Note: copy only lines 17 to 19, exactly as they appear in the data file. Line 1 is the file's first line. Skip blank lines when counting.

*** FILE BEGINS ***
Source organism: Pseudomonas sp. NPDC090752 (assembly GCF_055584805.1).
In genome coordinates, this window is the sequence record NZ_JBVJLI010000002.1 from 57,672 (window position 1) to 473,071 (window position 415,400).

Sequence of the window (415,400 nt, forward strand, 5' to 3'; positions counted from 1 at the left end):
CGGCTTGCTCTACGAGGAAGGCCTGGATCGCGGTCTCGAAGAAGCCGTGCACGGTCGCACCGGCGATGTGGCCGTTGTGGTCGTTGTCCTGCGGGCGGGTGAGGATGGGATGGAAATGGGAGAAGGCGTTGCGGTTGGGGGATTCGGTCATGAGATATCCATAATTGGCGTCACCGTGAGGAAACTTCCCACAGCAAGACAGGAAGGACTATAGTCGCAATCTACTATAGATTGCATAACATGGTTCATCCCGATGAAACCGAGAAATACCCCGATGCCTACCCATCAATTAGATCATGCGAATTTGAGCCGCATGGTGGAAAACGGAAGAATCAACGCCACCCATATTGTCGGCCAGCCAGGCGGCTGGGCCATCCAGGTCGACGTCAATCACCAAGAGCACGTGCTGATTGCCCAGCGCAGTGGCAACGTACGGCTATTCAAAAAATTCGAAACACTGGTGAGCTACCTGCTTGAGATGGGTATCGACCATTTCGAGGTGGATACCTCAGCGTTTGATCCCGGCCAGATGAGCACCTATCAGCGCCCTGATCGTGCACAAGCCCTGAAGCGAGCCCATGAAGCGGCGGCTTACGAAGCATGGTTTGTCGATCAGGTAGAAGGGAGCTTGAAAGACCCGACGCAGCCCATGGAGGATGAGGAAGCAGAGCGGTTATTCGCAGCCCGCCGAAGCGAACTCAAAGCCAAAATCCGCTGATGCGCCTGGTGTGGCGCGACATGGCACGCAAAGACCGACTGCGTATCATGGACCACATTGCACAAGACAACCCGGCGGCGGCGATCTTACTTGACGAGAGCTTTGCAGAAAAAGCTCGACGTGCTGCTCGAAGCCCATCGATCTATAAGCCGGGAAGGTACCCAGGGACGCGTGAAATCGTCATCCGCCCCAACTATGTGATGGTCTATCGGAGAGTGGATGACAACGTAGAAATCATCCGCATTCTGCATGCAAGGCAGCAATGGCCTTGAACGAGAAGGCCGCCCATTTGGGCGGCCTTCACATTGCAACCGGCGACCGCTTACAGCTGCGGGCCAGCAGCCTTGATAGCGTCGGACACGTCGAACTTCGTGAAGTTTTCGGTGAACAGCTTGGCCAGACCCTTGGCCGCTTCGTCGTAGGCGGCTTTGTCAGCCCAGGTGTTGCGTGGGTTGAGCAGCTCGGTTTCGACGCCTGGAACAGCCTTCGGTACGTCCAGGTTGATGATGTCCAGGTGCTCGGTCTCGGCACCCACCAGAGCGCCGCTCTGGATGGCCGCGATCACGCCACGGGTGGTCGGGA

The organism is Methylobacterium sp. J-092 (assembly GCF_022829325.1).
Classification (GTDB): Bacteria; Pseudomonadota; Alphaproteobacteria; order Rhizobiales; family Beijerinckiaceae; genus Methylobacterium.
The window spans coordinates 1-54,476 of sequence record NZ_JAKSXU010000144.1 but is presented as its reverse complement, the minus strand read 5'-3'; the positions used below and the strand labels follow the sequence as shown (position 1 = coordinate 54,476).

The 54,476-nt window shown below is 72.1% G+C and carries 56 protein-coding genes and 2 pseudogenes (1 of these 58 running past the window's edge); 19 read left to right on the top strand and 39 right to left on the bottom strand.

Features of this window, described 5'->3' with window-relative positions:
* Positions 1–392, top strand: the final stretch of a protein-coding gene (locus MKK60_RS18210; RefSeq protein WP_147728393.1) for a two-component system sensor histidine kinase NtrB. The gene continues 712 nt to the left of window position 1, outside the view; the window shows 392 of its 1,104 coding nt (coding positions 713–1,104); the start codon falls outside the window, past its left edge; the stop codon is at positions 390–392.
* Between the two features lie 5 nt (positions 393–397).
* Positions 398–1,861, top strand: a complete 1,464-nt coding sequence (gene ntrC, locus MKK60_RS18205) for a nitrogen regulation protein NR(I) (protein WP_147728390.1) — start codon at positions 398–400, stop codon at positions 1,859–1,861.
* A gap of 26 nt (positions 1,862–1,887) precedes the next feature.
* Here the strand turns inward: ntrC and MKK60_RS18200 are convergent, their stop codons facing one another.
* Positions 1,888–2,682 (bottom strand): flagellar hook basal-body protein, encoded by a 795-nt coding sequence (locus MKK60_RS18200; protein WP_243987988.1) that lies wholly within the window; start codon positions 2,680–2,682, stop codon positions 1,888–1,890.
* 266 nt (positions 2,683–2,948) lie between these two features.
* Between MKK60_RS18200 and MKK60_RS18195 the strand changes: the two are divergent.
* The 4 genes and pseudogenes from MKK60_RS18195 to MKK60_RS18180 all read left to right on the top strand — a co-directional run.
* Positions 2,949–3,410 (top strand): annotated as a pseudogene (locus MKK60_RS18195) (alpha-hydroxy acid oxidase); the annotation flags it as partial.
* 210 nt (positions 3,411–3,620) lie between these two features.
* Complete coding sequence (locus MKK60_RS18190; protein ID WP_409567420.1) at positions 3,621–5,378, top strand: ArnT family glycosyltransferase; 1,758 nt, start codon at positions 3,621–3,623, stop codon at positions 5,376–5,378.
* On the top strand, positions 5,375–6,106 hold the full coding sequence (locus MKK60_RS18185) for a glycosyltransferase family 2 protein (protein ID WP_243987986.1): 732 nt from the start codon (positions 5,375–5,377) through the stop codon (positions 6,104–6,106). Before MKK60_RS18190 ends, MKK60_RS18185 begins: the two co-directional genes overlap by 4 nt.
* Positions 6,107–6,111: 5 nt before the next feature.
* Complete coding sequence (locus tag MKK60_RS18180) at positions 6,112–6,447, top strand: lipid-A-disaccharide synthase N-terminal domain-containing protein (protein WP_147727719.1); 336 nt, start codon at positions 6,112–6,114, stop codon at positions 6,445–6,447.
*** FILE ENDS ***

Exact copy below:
* Between MKK60_RS18200 and MKK60_RS18195 the strand changes: the two are divergent.
* The 4 genes and pseudogenes from MKK60_RS18195 to MKK60_RS18180 all read left to right on the top strand — a co-directional run.
* Positions 2,949–3,410 (top strand): annotated as a pseudogene (locus MKK60_RS18195) (alpha-hydroxy acid oxidase); the annotation flags it as partial.